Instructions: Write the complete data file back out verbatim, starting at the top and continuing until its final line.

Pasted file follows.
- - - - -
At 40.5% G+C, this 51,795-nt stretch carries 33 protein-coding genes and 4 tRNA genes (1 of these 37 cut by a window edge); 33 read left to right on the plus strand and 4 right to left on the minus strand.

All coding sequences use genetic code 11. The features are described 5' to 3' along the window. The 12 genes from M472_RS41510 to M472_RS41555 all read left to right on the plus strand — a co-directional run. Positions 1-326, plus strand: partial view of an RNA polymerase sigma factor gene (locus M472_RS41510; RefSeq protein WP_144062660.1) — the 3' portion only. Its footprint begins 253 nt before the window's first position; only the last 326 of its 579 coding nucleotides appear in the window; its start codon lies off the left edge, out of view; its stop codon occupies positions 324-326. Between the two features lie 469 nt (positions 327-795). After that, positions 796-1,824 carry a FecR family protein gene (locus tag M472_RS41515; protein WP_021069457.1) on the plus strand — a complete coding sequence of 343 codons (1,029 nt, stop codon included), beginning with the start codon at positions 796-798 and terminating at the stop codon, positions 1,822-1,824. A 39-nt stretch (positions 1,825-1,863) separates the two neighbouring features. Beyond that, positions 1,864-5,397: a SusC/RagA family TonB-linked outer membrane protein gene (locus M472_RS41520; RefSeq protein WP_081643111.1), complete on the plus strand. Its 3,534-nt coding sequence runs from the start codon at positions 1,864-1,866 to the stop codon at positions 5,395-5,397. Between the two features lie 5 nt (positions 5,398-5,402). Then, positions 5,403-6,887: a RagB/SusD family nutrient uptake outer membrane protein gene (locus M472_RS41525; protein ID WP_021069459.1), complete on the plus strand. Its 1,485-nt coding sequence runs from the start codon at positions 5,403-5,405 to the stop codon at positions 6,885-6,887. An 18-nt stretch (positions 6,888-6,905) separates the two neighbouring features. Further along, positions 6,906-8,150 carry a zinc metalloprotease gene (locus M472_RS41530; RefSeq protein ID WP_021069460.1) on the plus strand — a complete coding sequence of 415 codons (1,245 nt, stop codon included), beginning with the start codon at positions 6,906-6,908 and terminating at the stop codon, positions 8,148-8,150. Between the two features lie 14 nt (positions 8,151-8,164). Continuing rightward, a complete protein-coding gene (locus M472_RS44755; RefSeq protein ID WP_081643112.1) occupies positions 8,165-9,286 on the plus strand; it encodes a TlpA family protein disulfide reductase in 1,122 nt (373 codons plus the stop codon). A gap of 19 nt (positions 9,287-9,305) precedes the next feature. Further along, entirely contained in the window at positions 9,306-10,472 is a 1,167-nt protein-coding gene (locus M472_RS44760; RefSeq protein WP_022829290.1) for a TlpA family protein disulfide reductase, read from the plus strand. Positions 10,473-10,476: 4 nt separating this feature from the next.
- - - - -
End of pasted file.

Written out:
At 40.5% G+C, this 51,795-nt stretch carries 33 protein-coding genes and 4 tRNA genes (1 of these 37 cut by a window edge); 33 read left to right on the plus strand and 4 right to left on the minus strand.

All coding sequences use genetic code 11. The features are described 5' to 3' along the window. The 12 genes from M472_RS41510 to M472_RS41555 all read left to right on the plus strand — a co-directional run. Positions 1-326, plus strand: partial view of an RNA polymerase sigma factor gene (locus M472_RS41510; RefSeq protein WP_144062660.1) — the 3' portion only. Its footprint begins 253 nt before the window's first position; only the last 326 of its 579 coding nucleotides appear in the window; its start codon lies off the left edge, out of view; its stop codon occupies positions 324-326. Between the two features lie 469 nt (positions 327-795). After that, positions 796-1,824 carry a FecR family protein gene (locus tag M472_RS41515; protein WP_021069457.1) on the plus strand — a complete coding sequence of 343 codons (1,029 nt, stop codon included), beginning with the start codon at positions 796-798 and terminating at the stop codon, positions 1,822-1,824. A 39-nt stretch (positions 1,825-1,863) separates the two neighbouring features. Beyond that, positions 1,864-5,397: a SusC/RagA family TonB-linked outer membrane protein gene (locus M472_RS41520; RefSeq protein WP_081643111.1), complete on the plus strand. Its 3,534-nt coding sequence runs from the start codon at positions 1,864-1,866 to the stop codon at positions 5,395-5,397. Between the two features lie 5 nt (positions 5,398-5,402). Then, positions 5,403-6,887: a RagB/SusD family nutrient uptake outer membrane protein gene (locus M472_RS41525; protein ID WP_021069459.1), complete on the plus strand. Its 1,485-nt coding sequence runs from the start codon at positions 5,403-5,405 to the stop codon at positions 6,885-6,887. An 18-nt stretch (positions 6,888-6,905) separates the two neighbouring features. Further along, positions 6,906-8,150 carry a zinc metalloprotease gene (locus M472_RS41530; RefSeq protein ID WP_021069460.1) on the plus strand — a complete coding sequence of 415 codons (1,245 nt, stop codon included), beginning with the start codon at positions 6,906-6,908 and terminating at the stop codon, positions 8,148-8,150. Between the two features lie 14 nt (positions 8,151-8,164). Continuing rightward, a complete protein-coding gene (locus M472_RS44755; RefSeq protein ID WP_081643112.1) occupies positions 8,165-9,286 on the plus strand; it encodes a TlpA family protein disulfide reductase in 1,122 nt (373 codons plus the stop codon). A gap of 19 nt (positions 9,287-9,305) precedes the next feature. Further along, entirely contained in the window at positions 9,306-10,472 is a 1,167-nt protein-coding gene (locus M472_RS44760; RefSeq protein WP_022829290.1) for a TlpA family protein disulfide reductase, read from the plus strand. Positions 10,473-10,476: 4 nt separating this feature from the next.